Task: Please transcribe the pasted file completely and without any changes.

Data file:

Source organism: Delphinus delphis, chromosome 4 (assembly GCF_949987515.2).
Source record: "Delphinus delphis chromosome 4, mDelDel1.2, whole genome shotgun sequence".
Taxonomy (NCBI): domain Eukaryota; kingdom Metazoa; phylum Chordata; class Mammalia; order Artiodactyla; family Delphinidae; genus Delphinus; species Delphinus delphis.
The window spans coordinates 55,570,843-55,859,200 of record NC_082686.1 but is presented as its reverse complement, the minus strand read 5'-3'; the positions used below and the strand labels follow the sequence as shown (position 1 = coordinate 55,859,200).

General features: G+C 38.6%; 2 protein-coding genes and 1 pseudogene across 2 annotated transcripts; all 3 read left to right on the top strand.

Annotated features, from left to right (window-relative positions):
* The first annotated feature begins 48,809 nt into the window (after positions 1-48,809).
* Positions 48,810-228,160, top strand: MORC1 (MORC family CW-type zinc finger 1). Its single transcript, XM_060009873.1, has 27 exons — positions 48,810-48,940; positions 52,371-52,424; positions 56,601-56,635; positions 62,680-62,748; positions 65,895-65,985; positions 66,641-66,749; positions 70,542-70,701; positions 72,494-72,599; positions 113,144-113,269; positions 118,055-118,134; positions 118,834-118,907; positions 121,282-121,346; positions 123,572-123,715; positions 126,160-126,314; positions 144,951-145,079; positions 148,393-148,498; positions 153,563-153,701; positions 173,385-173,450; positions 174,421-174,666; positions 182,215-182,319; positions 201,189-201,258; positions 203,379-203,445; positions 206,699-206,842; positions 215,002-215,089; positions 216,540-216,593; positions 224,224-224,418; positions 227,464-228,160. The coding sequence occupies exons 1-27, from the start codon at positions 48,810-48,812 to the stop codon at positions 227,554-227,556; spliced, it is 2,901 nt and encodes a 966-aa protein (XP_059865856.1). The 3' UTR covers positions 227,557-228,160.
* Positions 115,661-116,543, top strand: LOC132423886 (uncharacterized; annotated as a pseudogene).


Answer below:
Source organism: Delphinus delphis, chromosome 4 (assembly GCF_949987515.2).
Source record: "Delphinus delphis chromosome 4, mDelDel1.2, whole genome shotgun sequence".
Taxonomy (NCBI): domain Eukaryota; kingdom Metazoa; phylum Chordata; class Mammalia; order Artiodactyla; family Delphinidae; genus Delphinus; species Delphinus delphis.
The window spans coordinates 55,570,843-55,859,200 of record NC_082686.1 but is presented as its reverse complement, the minus strand read 5'-3'; the positions used below and the strand labels follow the sequence as shown (position 1 = coordinate 55,859,200).

General features: G+C 38.6%; 2 protein-coding genes and 1 pseudogene across 2 annotated transcripts; all 3 read left to right on the top strand.

Annotated features, from left to right (window-relative positions):
* The first annotated feature begins 48,809 nt into the window (after positions 1-48,809).
* Positions 48,810-228,160, top strand: MORC1 (MORC family CW-type zinc finger 1). Its single transcript, XM_060009873.1, has 27 exons — positions 48,810-48,940; positions 52,371-52,424; positions 56,601-56,635; positions 62,680-62,748; positions 65,895-65,985; positions 66,641-66,749; positions 70,542-70,701; positions 72,494-72,599; positions 113,144-113,269; positions 118,055-118,134; positions 118,834-118,907; positions 121,282-121,346; positions 123,572-123,715; positions 126,160-126,314; positions 144,951-145,079; positions 148,393-148,498; positions 153,563-153,701; positions 173,385-173,450; positions 174,421-174,666; positions 182,215-182,319; positions 201,189-201,258; positions 203,379-203,445; positions 206,699-206,842; positions 215,002-215,089; positions 216,540-216,593; positions 224,224-224,418; positions 227,464-228,160. The coding sequence occupies exons 1-27, from the start codon at positions 48,810-48,812 to the stop codon at positions 227,554-227,556; spliced, it is 2,901 nt and encodes a 966-aa protein (XP_059865856.1). The 3' UTR covers positions 227,557-228,160.
* Positions 115,661-116,543, top strand: LOC132423886 (uncharacterized; annotated as a pseudogene).